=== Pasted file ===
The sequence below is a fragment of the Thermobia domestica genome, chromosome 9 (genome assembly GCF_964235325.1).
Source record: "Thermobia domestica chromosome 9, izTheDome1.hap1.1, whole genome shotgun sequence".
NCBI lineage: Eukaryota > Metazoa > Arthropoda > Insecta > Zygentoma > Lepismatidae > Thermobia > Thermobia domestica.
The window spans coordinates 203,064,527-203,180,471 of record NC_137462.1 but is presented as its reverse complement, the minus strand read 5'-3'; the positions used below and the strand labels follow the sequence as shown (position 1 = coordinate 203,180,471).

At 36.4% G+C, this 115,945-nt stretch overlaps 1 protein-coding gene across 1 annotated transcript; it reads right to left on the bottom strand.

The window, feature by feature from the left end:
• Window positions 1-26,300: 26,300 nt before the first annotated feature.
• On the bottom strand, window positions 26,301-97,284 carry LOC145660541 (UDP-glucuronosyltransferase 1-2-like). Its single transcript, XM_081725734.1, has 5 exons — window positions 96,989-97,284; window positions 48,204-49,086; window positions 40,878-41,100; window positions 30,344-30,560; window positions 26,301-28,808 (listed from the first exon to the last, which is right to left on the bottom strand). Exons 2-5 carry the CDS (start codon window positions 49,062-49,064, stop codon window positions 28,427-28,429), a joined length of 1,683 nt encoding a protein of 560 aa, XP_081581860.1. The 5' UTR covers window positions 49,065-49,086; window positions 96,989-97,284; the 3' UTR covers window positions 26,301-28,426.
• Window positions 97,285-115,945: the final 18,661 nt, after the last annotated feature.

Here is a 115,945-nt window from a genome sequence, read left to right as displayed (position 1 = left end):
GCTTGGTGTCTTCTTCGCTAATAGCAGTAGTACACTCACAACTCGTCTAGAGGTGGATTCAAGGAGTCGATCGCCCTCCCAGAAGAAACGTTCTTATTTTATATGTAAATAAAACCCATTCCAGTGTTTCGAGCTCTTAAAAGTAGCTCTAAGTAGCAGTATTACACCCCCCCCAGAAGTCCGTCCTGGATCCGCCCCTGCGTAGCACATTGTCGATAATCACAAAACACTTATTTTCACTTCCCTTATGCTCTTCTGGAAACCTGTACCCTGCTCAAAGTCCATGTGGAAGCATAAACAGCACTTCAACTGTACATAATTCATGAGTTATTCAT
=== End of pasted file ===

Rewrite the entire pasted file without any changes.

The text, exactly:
The sequence below is a fragment of the Thermobia domestica genome, chromosome 9 (genome assembly GCF_964235325.1).
Source record: "Thermobia domestica chromosome 9, izTheDome1.hap1.1, whole genome shotgun sequence".
NCBI lineage: Eukaryota > Metazoa > Arthropoda > Insecta > Zygentoma > Lepismatidae > Thermobia > Thermobia domestica.
The window spans coordinates 203,064,527-203,180,471 of record NC_137462.1 but is presented as its reverse complement, the minus strand read 5'-3'; the positions used below and the strand labels follow the sequence as shown (position 1 = coordinate 203,180,471).

At 36.4% G+C, this 115,945-nt stretch overlaps 1 protein-coding gene across 1 annotated transcript; it reads right to left on the bottom strand.

The window, feature by feature from the left end:
• Window positions 1-26,300: 26,300 nt before the first annotated feature.
• On the bottom strand, window positions 26,301-97,284 carry LOC145660541 (UDP-glucuronosyltransferase 1-2-like). Its single transcript, XM_081725734.1, has 5 exons — window positions 96,989-97,284; window positions 48,204-49,086; window positions 40,878-41,100; window positions 30,344-30,560; window positions 26,301-28,808 (listed from the first exon to the last, which is right to left on the bottom strand). Exons 2-5 carry the CDS (start codon window positions 49,062-49,064, stop codon window positions 28,427-28,429), a joined length of 1,683 nt encoding a protein of 560 aa, XP_081581860.1. The 5' UTR covers window positions 49,065-49,086; window positions 96,989-97,284; the 3' UTR covers window positions 26,301-28,426.
• Window positions 97,285-115,945: the final 18,661 nt, after the last annotated feature.

Here is a 115,945-nt window from a genome sequence, read left to right as displayed (position 1 = left end):
GCTTGGTGTCTTCTTCGCTAATAGCAGTAGTACACTCACAACTCGTCTAGAGGTGGATTCAAGGAGTCGATCGCCCTCCCAGAAGAAACGTTCTTATTTTATATGTAAATAAAACCCATTCCAGTGTTTCGAGCTCTTAAAAGTAGCTCTAAGTAGCAGTATTACACCCCCCCCAGAAGTCCGTCCTGGATCCGCCCCTGCGTAGCACATTGTCGATAATCACAAAACACTTATTTTCACTTCCCTTATGCTCTTCTGGAAACCTGTACCCTGCTCAAAGTCCATGTGGAAGCATAAACAGCACTTCAACTGTACATAATTCATGAGTTATTCAT